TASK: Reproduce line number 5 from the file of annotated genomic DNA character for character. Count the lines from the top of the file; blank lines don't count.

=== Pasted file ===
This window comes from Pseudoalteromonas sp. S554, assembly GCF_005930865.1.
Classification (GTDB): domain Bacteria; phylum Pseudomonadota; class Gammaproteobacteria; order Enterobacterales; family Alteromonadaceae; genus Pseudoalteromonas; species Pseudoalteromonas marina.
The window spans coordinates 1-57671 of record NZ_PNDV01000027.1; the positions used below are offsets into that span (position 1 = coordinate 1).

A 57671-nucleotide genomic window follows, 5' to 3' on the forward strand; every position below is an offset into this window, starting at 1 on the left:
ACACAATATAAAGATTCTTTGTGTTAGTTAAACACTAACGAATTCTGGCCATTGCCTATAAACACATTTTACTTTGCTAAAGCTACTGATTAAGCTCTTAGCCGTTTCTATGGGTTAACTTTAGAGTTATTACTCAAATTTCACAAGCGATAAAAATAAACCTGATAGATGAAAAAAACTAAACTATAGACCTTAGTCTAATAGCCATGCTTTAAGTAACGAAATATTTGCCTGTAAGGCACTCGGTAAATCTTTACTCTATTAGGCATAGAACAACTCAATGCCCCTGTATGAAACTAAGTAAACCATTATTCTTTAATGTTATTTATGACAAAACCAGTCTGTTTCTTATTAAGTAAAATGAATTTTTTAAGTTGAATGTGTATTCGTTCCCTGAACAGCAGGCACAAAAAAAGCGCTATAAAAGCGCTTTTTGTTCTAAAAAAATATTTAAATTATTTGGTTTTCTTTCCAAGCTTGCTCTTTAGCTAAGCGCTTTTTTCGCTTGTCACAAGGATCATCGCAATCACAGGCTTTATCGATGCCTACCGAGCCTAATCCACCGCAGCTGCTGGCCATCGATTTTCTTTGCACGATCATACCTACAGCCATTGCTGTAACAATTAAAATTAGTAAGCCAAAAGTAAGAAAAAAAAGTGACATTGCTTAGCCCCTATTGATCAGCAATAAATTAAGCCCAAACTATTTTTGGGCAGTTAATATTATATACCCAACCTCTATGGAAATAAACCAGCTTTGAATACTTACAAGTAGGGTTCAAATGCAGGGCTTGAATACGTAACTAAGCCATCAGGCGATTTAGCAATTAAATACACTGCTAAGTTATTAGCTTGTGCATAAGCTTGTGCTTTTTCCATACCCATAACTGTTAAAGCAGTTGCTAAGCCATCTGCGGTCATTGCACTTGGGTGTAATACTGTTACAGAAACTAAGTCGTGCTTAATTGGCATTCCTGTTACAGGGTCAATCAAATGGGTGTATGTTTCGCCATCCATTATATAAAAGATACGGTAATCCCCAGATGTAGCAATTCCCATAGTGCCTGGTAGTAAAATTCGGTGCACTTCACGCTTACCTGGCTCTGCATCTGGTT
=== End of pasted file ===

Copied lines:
ACACAATATAAAGATTCTTTGTGTTAGTTAAACACTAACGAATTCTGGCCATTGCCTATAAACACATTTTACTTTGCTAAAGCTACTGATTAAGCTCTTAGCCGTTTCTATGGGTTAACTTTAGAGTTATTACTCAAATTTCACAAGCGATAAAAATAAACCTGATAGATGAAAAAAACTAAACTATAGACCTTAGTCTAATAGCCATGCTTTAAGTAACGAAATATTTGCCTGTAAGGCACTCGGTAAATCTTTACTCTATTAGGCATAGAACAACTCAATGCCCCTGTATGAAACTAAGTAAACCATTATTCTTTAATGTTATTTATGACAAAACCAGTCTGTTTCTTATTAAGTAAAATGAATTTTTTAAGTTGAATGTGTATTCGTTCCCTGAACAGCAGGCACAAAAAAAGCGCTATAAAAGCGCTTTTTGTTCTAAAAAAATATTTAAATTATTTGGTTTTCTTTCCAAGCTTGCTCTTTAGCTAAGCGCTTTTTTCGCTTGTCACAAGGATCATCGCAATCACAGGCTTTATCGATGCCTACCGAGCCTAATCCACCGCAGCTGCTGGCCATCGATTTTCTTTGCACGATCATACCTACAGCCATTGCTGTAACAATTAAAATTAGTAAGCCAAAAGTAAGAAAAAAAAGTGACATTGCTTAGCCCCTATTGATCAGCAATAAATTAAGCCCAAACTATTTTTGGGCAGTTAATATTATATACCCAACCTCTATGGAAATAAACCAGCTTTGAATACTTACAAGTAGGGTTCAAATGCAGGGCTTGAATACGTAACTAAGCCATCAGGCGATTTAGCAATTAAATACACTGCTAAGTTATTAGCTTGTGCATAAGCTTGTGCTTTTTCCATACCCATAACTGTTAAAGCAGTTGCTAAGCCATCTGCGGTCATTGCACTTGGGTGTAATACTGTTACAGAAACTAAGTCGTGCTTAATTGGCATTCCTGTTACAGGGTCAATCAAATGGGTGTATGTTTCGCCATCCATTATATAAAAGATACGGTAATCCCCAGATGTAGCAATTCCCATAGTGCCTGGTAGTAAAATTCGGTGCACTTCACGCTTACCTGGCTCTGCATCTGGTT